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CPS Parents: COVID-19 Planning for Kids with Specialized Learning Needs

On Thursday, March 26, we convened a brainstorm between Cincinnati Public Schools, the Greater Cincinnati Foundation and parents of kids with specialized learning needs, e.g. 504's, IEP's, and gifted, to understand their specific concerns and priorities during the COVID-19 health crisis. This is an incredibly hard time for everyone, especially parents who are trying to balance work from home and keeping their kids' schoolwork on track. This is acutely true for families who typically rely on specialized learning environments for their children. We are grateful to CPS and the parents who joined this discussion!


Top Takeaways:


  1. Parents want clear schoolwork schedules and checklists, at-home instruction and answer guides, and communications plans from their kids’ teachers. Many parents, especially those with children who have specialized learning needs, feel like they need a lot more information from teachers about what to do with their children.

  2. Communicate with parents through a variety of channels, including robocalls, mass texts, social media, tv announcements, and mailers. Parents want to be sure they aren’t missing any communication from CPS, so they encouraged the district to get the word out using every available channel.

  3. Keep IEP and 504 processes on track and update parents who are in the middle of those processes about likely timelines. This is especially important for students who are set to transition to a new school after this year.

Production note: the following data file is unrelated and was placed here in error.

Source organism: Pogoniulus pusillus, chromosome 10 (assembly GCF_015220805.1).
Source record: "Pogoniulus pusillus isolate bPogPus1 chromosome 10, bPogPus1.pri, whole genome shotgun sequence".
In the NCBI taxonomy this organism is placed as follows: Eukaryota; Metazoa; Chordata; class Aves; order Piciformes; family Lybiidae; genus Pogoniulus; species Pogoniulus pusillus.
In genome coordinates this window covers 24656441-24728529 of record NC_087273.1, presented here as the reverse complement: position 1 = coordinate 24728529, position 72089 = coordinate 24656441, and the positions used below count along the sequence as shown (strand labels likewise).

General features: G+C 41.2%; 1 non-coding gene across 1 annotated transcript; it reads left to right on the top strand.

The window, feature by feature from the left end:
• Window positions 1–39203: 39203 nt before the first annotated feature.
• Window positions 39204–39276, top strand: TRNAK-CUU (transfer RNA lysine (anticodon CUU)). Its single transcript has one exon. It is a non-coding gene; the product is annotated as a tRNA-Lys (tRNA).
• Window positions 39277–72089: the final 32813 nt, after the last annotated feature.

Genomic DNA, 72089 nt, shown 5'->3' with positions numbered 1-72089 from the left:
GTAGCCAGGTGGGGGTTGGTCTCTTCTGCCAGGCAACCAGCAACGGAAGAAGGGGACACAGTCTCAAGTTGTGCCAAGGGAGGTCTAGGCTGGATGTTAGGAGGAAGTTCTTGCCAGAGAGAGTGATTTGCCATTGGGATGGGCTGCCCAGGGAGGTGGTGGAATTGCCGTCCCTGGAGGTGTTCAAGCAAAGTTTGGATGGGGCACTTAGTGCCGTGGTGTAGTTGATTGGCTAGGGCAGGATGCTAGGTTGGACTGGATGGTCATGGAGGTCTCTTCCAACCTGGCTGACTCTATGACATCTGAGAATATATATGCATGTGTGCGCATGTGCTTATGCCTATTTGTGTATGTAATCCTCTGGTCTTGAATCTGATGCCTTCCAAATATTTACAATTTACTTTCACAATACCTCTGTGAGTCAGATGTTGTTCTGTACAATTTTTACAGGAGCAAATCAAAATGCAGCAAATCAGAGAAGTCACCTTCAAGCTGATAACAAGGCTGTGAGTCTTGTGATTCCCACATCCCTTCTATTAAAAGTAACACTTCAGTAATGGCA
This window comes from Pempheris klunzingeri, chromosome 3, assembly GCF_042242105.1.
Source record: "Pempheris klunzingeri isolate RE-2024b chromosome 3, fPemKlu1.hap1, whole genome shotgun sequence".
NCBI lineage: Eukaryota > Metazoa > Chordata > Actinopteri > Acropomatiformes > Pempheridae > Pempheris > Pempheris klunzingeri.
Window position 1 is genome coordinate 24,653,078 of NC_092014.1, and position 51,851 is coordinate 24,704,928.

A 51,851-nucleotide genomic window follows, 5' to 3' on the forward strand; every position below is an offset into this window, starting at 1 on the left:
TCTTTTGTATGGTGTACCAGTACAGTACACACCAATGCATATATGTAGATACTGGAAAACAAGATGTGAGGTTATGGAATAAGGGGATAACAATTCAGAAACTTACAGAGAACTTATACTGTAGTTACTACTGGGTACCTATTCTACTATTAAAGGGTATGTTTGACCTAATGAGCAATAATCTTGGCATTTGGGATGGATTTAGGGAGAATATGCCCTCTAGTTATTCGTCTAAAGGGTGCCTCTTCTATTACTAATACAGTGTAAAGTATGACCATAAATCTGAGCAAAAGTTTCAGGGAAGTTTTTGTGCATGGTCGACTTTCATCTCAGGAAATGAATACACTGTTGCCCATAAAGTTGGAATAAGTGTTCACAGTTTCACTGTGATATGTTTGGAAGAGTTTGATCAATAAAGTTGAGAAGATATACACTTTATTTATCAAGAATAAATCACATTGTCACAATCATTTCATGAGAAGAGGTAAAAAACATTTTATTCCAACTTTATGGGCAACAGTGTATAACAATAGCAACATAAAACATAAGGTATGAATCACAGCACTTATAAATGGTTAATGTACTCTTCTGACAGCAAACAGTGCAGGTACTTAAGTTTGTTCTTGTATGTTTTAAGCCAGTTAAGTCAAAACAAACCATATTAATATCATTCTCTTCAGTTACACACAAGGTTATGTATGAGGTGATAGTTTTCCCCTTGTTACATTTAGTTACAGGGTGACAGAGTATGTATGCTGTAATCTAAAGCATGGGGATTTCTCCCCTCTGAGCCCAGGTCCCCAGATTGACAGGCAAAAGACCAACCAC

4. Set clear expectations: Parents want to know what they can and should expect from teachers and intervention specialists. Parents are sensitive that teachers are struggling to keep up with all of the changes as well and don’t want to ask for too much, but they want to know what can be reasonably expected.

  5. Provide enrichment and individualized learning materials for gifted and other students with specialized learning needs. Parents would like to see more enrichment opportunities provided for students who finish the packets early, and more individualized lessons for children with specialized learning plans.


Additional Ideas and Priorities:


Create private facebook groups for individual classes with the parents and students. Use those groups as the platform to share updates on schoolwork and to initiate individual conversations with parents and students.


Celebrate teachers who are going above and beyond, and create public recognition efforts on social media. Parents recognize that many teachers are doing an incredible job, and they want to lift up the teachers in their lives who are doing amazing work on behalf of their children.


Establish a set of standard communications expectations between parents and teachers.

For example, let parents know that teachers will respond to emails, calls, and texts within 24-48 hours, if possible.


Send checklists to parents, with detailed schedules of activity and school work, and schedule teacher-parent “office hours” for questions.


Daily “read-aloud” sessions between teachers and students over the phone or video have been something parents have really appreciated.


Provide “guided answer sections” at the back of every school work packet sent out, so parents can try to better lead instructions. Many parents are struggling to teach their kids, and “teacher sections” at the back of every assignment would help.


Let parents know how the packets and assigned work corresponds to a plan and curriculum of learning, so it doesn’t feel like busywork. Parents are eager that their children don’t fall behind, and want to know how their assignments are linked to a larger strategy of learning.





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